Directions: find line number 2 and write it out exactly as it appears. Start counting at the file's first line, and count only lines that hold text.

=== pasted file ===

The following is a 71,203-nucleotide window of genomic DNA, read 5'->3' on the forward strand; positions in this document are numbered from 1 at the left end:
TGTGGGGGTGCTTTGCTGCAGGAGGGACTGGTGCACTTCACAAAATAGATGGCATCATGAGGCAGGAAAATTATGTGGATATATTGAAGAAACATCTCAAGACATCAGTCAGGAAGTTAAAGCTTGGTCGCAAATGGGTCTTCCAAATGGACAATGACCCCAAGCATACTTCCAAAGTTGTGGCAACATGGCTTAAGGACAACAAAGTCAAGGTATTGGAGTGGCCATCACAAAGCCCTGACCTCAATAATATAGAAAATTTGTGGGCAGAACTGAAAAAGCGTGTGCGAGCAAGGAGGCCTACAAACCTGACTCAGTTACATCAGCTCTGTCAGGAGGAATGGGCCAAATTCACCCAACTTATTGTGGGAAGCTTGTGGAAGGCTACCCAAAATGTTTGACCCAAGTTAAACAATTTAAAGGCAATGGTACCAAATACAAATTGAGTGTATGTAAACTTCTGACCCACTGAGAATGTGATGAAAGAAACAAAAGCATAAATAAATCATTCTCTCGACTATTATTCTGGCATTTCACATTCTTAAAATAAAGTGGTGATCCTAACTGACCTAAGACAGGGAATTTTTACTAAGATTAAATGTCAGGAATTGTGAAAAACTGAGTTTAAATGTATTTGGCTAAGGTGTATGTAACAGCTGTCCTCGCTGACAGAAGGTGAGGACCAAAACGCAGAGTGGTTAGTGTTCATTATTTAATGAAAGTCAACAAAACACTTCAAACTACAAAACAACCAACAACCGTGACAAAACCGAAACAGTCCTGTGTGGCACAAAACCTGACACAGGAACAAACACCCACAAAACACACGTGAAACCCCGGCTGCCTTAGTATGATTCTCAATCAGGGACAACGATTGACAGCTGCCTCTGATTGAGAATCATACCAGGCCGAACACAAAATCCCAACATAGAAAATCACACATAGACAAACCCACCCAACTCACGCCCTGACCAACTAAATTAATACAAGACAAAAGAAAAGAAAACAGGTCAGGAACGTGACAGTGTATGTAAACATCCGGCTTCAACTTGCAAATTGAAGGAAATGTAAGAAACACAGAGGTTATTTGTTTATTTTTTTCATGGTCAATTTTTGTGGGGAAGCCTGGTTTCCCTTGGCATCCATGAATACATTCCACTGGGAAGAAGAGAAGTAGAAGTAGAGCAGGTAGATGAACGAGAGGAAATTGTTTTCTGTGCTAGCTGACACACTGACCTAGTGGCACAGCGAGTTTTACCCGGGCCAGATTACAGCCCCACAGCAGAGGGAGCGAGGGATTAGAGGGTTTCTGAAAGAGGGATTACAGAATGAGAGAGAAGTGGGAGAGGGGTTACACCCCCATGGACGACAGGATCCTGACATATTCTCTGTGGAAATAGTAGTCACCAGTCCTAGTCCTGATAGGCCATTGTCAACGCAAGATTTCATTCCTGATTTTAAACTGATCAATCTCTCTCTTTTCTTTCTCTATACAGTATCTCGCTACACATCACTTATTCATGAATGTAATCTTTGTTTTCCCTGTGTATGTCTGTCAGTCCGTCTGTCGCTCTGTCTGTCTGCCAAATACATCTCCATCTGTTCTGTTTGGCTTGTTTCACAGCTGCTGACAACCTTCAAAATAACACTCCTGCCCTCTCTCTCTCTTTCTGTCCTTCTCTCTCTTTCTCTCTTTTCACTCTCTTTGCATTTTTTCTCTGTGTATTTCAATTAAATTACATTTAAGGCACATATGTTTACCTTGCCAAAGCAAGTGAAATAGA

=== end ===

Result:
TGTGGGGGTGCTTTGCTGCAGGAGGGACTGGTGCACTTCACAAAATAGATGGCATCATGAGGCAGGAAAATTATGTGGATATATTGAAGAAACATCTCAAGACATCAGTCAGGAAGTTAAAGCTTGGTCGCAAATGGGTCTTCCAAATGGACAATGACCCCAAGCATACTTCCAAAGTTGTGGCAACATGGCTTAAGGACAACAAAGTCAAGGTATTGGAGTGGCCATCACAAAGCCCTGACCTCAATAATATAGAAAATTTGTGGGCAGAACTGAAAAAGCGTGTGCGAGCAAGGAGGCCTACAAACCTGACTCAGTTACATCAGCTCTGTCAGGAGGAATGGGCCAAATTCACCCAACTTATTGTGGGAAGCTTGTGGAAGGCTACCCAAAATGTTTGACCCAAGTTAAACAATTTAAAGGCAATGGTACCAAATACAAATTGAGTGTATGTAAACTTCTGACCCACTGAGAATGTGATGAAAGAAACAAAAGCATAAATAAATCATTCTCTCGACTATTATTCTGGCATTTCACATTCTTAAAATAAAGTGGTGATCCTAACTGACCTAAGACAGGGAATTTTTACTAAGATTAAATGTCAGGAATTGTGAAAAACTGAGTTTAAATGTATTTGGCTAAGGTGTATGTAACAGCTGTCCTCGCTGACAGAAGGTGAGGACCAAAACGCAGAGTGGTTAGTGTTCATTATTTAATGAAAGTCAACAAAACACTTCAAACTACAAAACAACCAACAACCGTGACAAAACCGAAACAGTCCTGTGTGGCACAAAACCTGACACAGGAACAAACACCCACAAAACACACGTGAAACCCCGGCTGCCTTAGTATGATTCTCAATCAGGGACAACGATTGACAGCTGCCTCTGATTGAGAATCATACCAGGCCGAACACAAAATCCCAACATAGAAAATCACACATAGACAAACCCACCCAACTCACGCCCTGACCAACTAAATTAATACAAGACAAAAGAAAAGAAAACAGGTCAGGAACGTGACAGTGTATGTAAACATCCGGCTTCAACTTGCAAATTGAAGGAAATGTAAGAAACACAGAGGTTATTTGTTTATTTTTTTCATGGTCAATTTTTGTGGGGAAGCCTGGTTTCCCTTGGCATCCATGAATACATTCCACTGGGAAGAAGAGAAGTAGAAGTAGAGCAGGTAGATGAACGAGAGGAAATTGTTTTCTGTGCTAGCTGACACACTGACCTAGTGGCACAGCGAGTTTTACCCGGGCCAGATTACAGCCCCACAGCAGAGGGAGCGAGGGATTAGAGGGTTTCTGAAAGAGGGATTACAGAATGAGAGAGAAGTGGGAGAGGGGTTACACCCCCATGGACGACAGGATCCTGACATATTCTCTGTGGAAATAGTAGTCACCAGTCCTAGTCCTGATAGGCCATTGTCAACGCAAGATTTCATTCCTGATTTTAAACTGATCAATCTCTCTCTTTTCTTTCTCTATACAGTATCTCGCTACACATCACTTATTCATGAATGTAATCTTTGTTTTCCCTGTGTATGTCTGTCAGTCCGTCTGTCGCTCTGTCTGTCTGCCAAATACATCTCCATCTGTTCTGTTTGGCTTGTTTCACAGCTGCTGACAACCTTCAAAATAACACTCCTGCCCTCTCTCTCTCTTTCTGTCCTTCTCTCTCTTTCTCTCTTTTCACTCTCTTTGCATTTTTTCTCTGTGTATTTCAATTAAATTACATTTAAGGCACATATGTTTACCTTGCCAAAGCAAGTGAAATAGA